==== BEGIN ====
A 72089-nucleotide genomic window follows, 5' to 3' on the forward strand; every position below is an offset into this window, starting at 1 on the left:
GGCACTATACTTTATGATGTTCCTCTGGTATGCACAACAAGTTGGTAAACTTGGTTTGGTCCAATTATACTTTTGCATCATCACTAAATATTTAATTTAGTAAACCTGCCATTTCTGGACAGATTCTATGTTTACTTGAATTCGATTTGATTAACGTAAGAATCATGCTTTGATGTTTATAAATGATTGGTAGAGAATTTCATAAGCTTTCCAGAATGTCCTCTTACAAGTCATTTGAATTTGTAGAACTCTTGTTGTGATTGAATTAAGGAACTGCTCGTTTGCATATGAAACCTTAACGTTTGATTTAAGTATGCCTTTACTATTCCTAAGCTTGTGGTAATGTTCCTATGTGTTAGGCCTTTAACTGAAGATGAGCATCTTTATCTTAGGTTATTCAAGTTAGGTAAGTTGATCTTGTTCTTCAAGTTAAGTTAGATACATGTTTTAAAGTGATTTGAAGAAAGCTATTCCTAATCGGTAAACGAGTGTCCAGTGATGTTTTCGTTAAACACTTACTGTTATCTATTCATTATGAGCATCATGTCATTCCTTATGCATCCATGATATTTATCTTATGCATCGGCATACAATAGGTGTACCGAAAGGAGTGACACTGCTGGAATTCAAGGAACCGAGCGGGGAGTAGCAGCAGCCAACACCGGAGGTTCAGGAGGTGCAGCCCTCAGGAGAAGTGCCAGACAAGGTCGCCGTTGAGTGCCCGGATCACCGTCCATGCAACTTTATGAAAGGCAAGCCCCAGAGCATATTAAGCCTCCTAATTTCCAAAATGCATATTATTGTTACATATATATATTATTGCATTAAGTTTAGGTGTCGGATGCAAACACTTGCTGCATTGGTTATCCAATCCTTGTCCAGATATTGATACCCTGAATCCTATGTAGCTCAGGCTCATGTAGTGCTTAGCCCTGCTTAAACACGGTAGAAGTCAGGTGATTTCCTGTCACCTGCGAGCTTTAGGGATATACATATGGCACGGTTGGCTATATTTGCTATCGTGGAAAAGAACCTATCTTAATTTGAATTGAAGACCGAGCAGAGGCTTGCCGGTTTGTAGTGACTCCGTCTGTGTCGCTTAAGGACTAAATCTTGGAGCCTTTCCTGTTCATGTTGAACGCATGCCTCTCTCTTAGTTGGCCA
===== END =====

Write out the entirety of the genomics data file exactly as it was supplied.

A 72089-nucleotide genomic window follows, 5' to 3' on the forward strand; every position below is an offset into this window, starting at 1 on the left:
GGCACTATACTTTATGATGTTCCTCTGGTATGCACAACAAGTTGGTAAACTTGGTTTGGTCCAATTATACTTTTGCATCATCACTAAATATTTAATTTAGTAAACCTGCCATTTCTGGACAGATTCTATGTTTACTTGAATTCGATTTGATTAACGTAAGAATCATGCTTTGATGTTTATAAATGATTGGTAGAGAATTTCATAAGCTTTCCAGAATGTCCTCTTACAAGTCATTTGAATTTGTAGAACTCTTGTTGTGATTGAATTAAGGAACTGCTCGTTTGCATATGAAACCTTAACGTTTGATTTAAGTATGCCTTTACTATTCCTAAGCTTGTGGTAATGTTCCTATGTGTTAGGCCTTTAACTGAAGATGAGCATCTTTATCTTAGGTTATTCAAGTTAGGTAAGTTGATCTTGTTCTTCAAGTTAAGTTAGATACATGTTTTAAAGTGATTTGAAGAAAGCTATTCCTAATCGGTAAACGAGTGTCCAGTGATGTTTTCGTTAAACACTTACTGTTATCTATTCATTATGAGCATCATGTCATTCCTTATGCATCCATGATATTTATCTTATGCATCGGCATACAATAGGTGTACCGAAAGGAGTGACACTGCTGGAATTCAAGGAACCGAGCGGGGAGTAGCAGCAGCCAACACCGGAGGTTCAGGAGGTGCAGCCCTCAGGAGAAGTGCCAGACAAGGTCGCCGTTGAGTGCCCGGATCACCGTCCATGCAACTTTATGAAAGGCAAGCCCCAGAGCATATTAAGCCTCCTAATTTCCAAAATGCATATTATTGTTACATATATATATTATTGCATTAAGTTTAGGTGTCGGATGCAAACACTTGCTGCATTGGTTATCCAATCCTTGTCCAGATATTGATACCCTGAATCCTATGTAGCTCAGGCTCATGTAGTGCTTAGCCCTGCTTAAACACGGTAGAAGTCAGGTGATTTCCTGTCACCTGCGAGCTTTAGGGATATACATATGGCACGGTTGGCTATATTTGCTATCGTGGAAAAGAACCTATCTTAATTTGAATTGAAGACCGAGCAGAGGCTTGCCGGTTTGTAGTGACTCCGTCTGTGTCGCTTAAGGACTAAATCTTGGAGCCTTTCCTGTTCATGTTGAACGCATGCCTCTCTCTTAGTTGGCCA